OSU students and staff participating in Biggest Week in American Birding in Northern Ohio. ©Stephanie Malinich, 2012
As a bird-watcher, spring is my favorite time of the year. Every spring millions of birds start to migrate from their wintering grounds to their summer breeding grounds. Surprising to most people, many birds migrate at night and typically you will not see large flocks of small birds traveling throughout the day. Spring migration can be a great time to see new species of birds that may not live in your state year round and this is a time for celebrating birds. But this joyous time for birders can also be an incredibly fatal time for birds that have traveled thousands of miles on their migratory pathway to their nesting grounds.
An estimated 500,000,000 bird fatalities occur in North America each year due to anthropogenic sources including collisions with building (Erickson et al 2005). Yes, this is correct, 500 million birds! This number is especially heightened by the peak migration times of spring and fall, when birds migrating at night are most likely to die: Night migrating birds have always used light to orient themselves and usually the moon and stars are the only light sources in the night sky. However nowadays brightly-lit buildings disorient these birds causing them to collide with windows in buildings. Typically, birds are trying to closely approach the light source (similar to insects around a street lamp) or circle the light source (in this case the building) until a point of complete exhaustion.
A Blue-winged Warbler collided with a downtown Columbus building. © Stephanie Malinich, 2016
This makes building collisions a top fatality to birds on their migratory pathway. Actions since this discovery have been taken to lower the numbers of building fatalities, e.g. through the national effort of Lights Out programs by the Audubon society. The overall goal of the Lights Out programs are to work with building managers in major cities to reduce the amount of light at night during peak migration season. Not only will this help reduce fatalities for nocturnally migrating birds but reduce energy costs for building owners – a win-win situation.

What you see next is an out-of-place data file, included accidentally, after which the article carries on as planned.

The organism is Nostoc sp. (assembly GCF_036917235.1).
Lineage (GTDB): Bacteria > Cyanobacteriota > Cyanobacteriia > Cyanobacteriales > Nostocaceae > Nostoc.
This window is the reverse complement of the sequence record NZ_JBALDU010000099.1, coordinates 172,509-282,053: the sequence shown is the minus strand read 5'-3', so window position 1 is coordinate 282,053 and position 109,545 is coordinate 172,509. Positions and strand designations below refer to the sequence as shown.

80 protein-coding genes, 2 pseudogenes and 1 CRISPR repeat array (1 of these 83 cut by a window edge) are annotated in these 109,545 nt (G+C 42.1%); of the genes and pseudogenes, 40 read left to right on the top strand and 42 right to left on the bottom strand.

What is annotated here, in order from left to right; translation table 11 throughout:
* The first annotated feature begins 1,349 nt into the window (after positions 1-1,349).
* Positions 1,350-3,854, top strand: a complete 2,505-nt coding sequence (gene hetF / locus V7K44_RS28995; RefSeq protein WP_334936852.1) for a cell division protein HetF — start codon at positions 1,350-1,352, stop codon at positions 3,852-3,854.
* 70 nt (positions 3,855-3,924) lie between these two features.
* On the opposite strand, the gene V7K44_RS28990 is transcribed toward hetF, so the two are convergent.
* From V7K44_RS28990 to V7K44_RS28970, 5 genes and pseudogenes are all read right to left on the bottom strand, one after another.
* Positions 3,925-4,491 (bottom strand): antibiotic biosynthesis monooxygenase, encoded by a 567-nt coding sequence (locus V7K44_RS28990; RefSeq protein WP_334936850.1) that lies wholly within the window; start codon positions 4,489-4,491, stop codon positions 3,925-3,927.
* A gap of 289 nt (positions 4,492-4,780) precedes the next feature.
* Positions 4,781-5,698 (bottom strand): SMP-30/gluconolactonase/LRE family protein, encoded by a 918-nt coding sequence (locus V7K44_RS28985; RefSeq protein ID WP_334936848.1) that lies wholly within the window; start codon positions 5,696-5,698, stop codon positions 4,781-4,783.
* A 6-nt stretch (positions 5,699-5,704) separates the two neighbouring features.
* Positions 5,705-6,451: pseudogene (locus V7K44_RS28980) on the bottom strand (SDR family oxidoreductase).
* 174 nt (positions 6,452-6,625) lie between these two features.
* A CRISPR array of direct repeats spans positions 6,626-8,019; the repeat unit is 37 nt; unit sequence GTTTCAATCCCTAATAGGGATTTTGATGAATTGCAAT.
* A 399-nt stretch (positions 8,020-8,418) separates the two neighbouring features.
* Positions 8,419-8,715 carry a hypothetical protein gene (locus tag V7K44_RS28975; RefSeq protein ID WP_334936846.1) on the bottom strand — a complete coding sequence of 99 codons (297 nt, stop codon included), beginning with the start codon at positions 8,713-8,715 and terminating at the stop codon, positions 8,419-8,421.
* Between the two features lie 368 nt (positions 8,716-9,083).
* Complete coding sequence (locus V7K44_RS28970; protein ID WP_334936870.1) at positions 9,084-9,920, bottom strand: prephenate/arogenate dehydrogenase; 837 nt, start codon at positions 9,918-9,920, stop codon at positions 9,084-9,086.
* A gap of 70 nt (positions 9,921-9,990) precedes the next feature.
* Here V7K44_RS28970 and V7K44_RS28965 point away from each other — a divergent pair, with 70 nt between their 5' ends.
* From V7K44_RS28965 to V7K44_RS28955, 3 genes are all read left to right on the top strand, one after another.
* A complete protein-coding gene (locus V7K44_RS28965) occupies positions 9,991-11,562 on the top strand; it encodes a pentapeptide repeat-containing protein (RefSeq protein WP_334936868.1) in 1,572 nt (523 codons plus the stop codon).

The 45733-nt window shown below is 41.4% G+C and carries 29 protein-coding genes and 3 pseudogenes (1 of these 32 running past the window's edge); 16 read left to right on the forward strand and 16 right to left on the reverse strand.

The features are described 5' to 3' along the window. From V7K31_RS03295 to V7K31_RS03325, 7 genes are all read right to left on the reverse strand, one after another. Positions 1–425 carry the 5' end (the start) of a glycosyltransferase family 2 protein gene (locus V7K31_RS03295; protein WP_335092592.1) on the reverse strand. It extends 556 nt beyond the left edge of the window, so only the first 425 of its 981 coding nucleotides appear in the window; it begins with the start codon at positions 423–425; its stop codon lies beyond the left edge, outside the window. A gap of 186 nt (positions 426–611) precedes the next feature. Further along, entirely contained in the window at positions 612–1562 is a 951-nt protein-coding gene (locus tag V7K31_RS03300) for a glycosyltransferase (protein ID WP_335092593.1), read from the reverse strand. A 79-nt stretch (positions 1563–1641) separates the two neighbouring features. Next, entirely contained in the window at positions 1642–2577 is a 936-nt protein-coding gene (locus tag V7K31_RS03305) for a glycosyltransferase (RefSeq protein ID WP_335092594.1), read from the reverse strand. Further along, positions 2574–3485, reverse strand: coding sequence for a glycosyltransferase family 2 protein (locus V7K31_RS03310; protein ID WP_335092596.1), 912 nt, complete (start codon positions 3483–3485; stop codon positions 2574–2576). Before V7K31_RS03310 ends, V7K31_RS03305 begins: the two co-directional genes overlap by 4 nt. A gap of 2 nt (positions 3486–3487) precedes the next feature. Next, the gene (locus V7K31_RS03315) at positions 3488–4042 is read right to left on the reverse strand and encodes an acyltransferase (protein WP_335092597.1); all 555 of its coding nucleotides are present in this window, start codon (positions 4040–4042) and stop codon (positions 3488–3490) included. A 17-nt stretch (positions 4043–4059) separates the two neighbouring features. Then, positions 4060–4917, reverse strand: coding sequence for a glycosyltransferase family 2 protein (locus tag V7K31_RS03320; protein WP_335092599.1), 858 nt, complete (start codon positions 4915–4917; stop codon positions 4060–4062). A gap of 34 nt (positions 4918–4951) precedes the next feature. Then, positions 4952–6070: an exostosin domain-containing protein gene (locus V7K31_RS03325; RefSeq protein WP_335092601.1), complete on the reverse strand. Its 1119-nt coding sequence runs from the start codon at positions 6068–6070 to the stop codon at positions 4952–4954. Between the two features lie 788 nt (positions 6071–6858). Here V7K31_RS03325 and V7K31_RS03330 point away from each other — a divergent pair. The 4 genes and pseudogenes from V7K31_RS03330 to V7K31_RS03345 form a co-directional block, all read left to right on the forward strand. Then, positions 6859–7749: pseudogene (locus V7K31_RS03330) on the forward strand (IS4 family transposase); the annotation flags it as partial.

Many of Ohio’s major cities such as Columbus, Cleveland, Dayton, and Toledo have participated in Light’s Out Programs. Active in Ohio since 2012, researchers have worked with managers of some familiar buildings such as the AEP corporate headquarters, Columbia Gas, Columbus City Hall, Grange Insurance Audubon Center, and more on reducing lights at nights during peak migration seasons. Are you curious about Columbus’s impact on bird building collisions? Columbus Lights Out monitoring report from 2012-2013 gives insights into how lights on buildings in Columbus are affecting the amount of collision death and injury in birds.
Blackburnian Warbler collected by Lights Out Columbus volunteers for a study of building collisions. ©Lights Out Columbus, 2013
What do programs such as Lights Out, which survey injured and dead birds, mean for museum collections around these major cities? For Columbus it meant that birds found dead were submitted to the Museum of Biological Diversity’s Tetrapod Collection, where they are now used as tools in teaching students and making them aware of the impact buildings can have on bird populations. In the two years when we collaborated with the Columbus Lights Out program we received over 200 bird specimens which had died from building collisions in downtown. These now remain as vouchered specimens in our collection, as physical proof, as well as scientific tool, on the impact that building collections have during migration season.
Overall as collection manager, I see a huge increase in our bird salvage intake during spring. This is primarily due to citizen scientists who find birds that have struck windows on their house, work buildings, etc., and want to make sure the birds death was not in vain. On average the Tetrapod collection receives close to 100 bird specimens with suspected death from building collision each year. This April and May alone, I have already received 15 bird species that have died from impacts with windows or buildings and spring migration is not yet close to completion. If you find a dead bird and do not know what do with it, please visit the museum’s Contribute Specimens webpage to learn about how to donate a specimen to the Tetrapod Collection. Are you worried that your home may be adding to building fatalities among birds? The Lights Out program has suggestions on how you can stop bird collisions at your home or feel free to contact us for some suggestions.
Are you curious to find out more about what can be done to make others aware of window or building collisions by birds during spring migration? See pictures of what Ohio State University’s BioPresence project has done to raise awareness in their art exhibition last fall.
About the Author: Stephanie Malinich is Collection Manager of the OSU Tetrapod Collection.
Reference: Erickson, Wallace P.; Johnson, Gregory D.; Young, David P. Jr. (2005). “A summary and comparison of bird mortality from anthropogenic causes with an emphasis on collisions.” In: Ralph, C. John; Rich, Terrell D., editors 2005. Bird Conservation Implementation and Integration in the Americas: Proceedings of the Third International Partners in Flight Conference. 2002 March 20-24; Asilomar, California, Volume 2 Gen. Tech. Rep. PSW-GTR-191. Albany, CA: U.S. Dept. of Agriculture, Forest Service, Pacific Southwest Research Station: p. 1029-1042